Tag Archives: education

Opposing the Department of Education Doesn’t Mean Opposing Education

Ron Paul seems to get attacked on his stance on education. At first glance it seems that getting rid of the department of education would be insane. Your first reaction is to think “oh, he doesn’t think people should be able to get an education,” but this judgement isn’t fair. Somehow it seems like we’ve gotten to a point where in order to support something people are required to support it on a massive scale and in an absolute fashion. For some of us we just don’t see our federal government handling our education better than the average state. For the most part we’re not opposed to public education and certainly not opposed to teacher’s unions. We don’t want to hack away and destroy education in America, as many Ron Paul haters seem to think. We simply want the states to handle it, as the Constitution suggests, and wish to give more power of choice back to the students, parents and teachers, with a carefully planned transitional period to ensure the new systems will run smoothly. While people may have legitimate disagreements with Ron Paul’s stance on education, the fearful, gut-reaction responses are not warranted.

I found it difficult to find a clear history of our education system and test results, but I have heard it argued that since the department of education was established, test scores have gone down and waste has gone up. The sites I found basically gave me this understanding: public education began on the small scale in America before the USA was even a country and grew steadily until most communities had some kind of public education system. In 1867 the original Department of Education was created, but it was mostly information based. It studied the school systems, and provided a knowledge-base for educators to reference and probably some other school support structures, but from what I gather, did not particularly regulate the system or make demands. The school systems continued consolidating until shortly after World War II, when there was a “significant expansion of Federal support for education” which seems to have continued through 1979 when the Department of Education was “recreated” and became basically what we know today.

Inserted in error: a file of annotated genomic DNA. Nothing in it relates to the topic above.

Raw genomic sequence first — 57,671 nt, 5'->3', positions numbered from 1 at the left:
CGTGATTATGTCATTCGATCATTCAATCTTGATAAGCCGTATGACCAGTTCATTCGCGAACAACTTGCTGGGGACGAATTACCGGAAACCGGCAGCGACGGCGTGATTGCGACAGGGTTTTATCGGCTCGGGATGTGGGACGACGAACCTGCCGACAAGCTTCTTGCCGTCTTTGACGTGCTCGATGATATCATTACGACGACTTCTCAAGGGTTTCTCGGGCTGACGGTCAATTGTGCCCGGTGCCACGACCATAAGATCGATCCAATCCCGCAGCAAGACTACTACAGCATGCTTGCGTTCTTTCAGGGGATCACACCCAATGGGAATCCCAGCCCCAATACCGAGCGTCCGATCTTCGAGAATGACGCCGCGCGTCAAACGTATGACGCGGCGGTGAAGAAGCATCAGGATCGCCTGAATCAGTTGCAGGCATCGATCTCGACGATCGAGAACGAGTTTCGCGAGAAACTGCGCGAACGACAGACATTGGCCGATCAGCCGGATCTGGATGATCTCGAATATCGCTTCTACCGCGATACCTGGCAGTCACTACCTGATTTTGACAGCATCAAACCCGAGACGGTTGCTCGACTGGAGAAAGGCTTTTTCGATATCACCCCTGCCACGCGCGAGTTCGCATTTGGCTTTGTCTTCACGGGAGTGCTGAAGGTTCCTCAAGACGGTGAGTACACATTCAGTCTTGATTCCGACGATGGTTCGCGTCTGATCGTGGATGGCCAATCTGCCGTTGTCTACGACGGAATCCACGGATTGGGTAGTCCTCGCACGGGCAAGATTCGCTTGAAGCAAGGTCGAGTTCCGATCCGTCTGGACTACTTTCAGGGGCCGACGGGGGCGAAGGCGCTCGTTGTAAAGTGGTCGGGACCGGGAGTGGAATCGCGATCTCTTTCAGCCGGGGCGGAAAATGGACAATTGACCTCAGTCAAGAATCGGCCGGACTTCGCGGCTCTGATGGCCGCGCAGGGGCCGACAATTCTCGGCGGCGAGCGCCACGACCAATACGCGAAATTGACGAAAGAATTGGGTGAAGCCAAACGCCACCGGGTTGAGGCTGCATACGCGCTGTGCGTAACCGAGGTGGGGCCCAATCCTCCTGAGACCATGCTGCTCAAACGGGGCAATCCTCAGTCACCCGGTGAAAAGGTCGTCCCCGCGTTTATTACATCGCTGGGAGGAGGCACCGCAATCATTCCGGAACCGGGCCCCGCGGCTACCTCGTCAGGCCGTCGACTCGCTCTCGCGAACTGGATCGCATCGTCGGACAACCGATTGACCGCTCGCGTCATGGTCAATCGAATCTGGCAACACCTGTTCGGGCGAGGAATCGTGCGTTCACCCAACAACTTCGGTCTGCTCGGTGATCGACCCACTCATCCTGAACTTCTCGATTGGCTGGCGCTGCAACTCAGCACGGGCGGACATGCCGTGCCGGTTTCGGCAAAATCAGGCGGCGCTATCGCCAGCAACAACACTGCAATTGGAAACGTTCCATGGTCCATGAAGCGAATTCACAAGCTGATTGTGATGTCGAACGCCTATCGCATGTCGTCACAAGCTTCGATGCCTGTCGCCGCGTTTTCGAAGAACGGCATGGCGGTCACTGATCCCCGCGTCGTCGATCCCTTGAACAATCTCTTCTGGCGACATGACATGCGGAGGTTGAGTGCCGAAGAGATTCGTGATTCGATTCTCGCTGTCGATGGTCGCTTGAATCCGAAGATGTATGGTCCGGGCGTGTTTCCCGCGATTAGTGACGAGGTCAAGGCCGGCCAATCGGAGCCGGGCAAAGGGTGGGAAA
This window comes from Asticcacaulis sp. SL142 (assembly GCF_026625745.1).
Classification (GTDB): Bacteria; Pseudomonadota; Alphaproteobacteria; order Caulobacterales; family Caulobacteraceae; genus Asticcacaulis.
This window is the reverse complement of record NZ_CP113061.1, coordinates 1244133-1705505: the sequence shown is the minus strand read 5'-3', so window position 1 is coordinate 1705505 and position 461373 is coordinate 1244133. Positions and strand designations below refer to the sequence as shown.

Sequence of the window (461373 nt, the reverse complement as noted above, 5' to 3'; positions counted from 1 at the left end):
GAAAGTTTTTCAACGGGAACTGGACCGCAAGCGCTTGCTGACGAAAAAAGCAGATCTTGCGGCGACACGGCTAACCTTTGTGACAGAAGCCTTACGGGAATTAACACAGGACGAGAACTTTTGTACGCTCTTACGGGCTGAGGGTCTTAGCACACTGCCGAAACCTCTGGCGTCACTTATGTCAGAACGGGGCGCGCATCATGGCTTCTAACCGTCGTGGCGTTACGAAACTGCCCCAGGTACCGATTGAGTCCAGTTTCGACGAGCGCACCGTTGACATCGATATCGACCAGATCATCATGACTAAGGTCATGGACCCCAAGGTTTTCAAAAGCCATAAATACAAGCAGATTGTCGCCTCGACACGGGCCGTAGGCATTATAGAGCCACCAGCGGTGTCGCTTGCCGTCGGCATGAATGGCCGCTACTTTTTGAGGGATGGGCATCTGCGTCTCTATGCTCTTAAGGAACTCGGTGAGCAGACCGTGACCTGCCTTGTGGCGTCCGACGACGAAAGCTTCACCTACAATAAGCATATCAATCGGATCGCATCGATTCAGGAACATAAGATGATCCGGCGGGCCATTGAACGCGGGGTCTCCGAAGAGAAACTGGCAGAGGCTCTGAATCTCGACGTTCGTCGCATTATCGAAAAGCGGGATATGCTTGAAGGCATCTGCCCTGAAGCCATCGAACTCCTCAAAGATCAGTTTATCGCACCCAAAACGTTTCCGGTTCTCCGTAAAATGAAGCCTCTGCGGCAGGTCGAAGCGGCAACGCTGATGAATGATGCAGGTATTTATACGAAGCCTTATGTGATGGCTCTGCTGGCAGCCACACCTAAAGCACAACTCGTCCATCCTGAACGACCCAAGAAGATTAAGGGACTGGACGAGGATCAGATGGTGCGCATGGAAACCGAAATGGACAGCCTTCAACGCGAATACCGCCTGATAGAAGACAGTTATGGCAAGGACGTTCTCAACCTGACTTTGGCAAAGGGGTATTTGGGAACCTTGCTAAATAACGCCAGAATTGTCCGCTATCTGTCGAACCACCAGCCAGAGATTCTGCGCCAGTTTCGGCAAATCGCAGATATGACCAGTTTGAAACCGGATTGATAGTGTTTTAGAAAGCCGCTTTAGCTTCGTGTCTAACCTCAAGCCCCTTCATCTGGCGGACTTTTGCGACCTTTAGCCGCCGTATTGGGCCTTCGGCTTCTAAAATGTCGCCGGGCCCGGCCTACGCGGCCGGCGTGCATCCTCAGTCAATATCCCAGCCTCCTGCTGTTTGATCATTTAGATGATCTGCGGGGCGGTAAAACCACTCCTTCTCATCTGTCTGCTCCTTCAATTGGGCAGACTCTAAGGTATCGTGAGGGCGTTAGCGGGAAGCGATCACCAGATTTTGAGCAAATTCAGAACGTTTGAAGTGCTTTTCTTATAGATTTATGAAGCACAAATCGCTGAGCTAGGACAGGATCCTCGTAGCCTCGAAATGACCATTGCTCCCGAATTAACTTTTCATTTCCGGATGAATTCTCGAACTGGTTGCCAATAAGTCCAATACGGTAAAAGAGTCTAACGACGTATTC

Now get this: according to the American Foundation for Suicide Prevention, “Between the mid-1950s and the late 1970s, the suicide rate among U.S. males aged 15-24 more than tripled.” It doubled for females.

Am I the only person who sees a connection between the rigid policies of our public education system and the teen suicide rate? It seems to me that you cannot have a discussion about education without factoring in teen suicide rates, because suicide is the best gauge we have to see how the system is working on an emotional level. This isn’t just because of the way kids are treated like cattle, or degraded by other students, teachers, or the system itself, or because they are never given a choice or a voice in their own future, but also because of the way they know the system is not preparing them for the real world, and because some of them have become wise to the fact that they are only being given the information the federal government wants them to have. For every teenager who commits suicide there are countless more who are miserable, fed up and pissed off at the system. We owe them something better.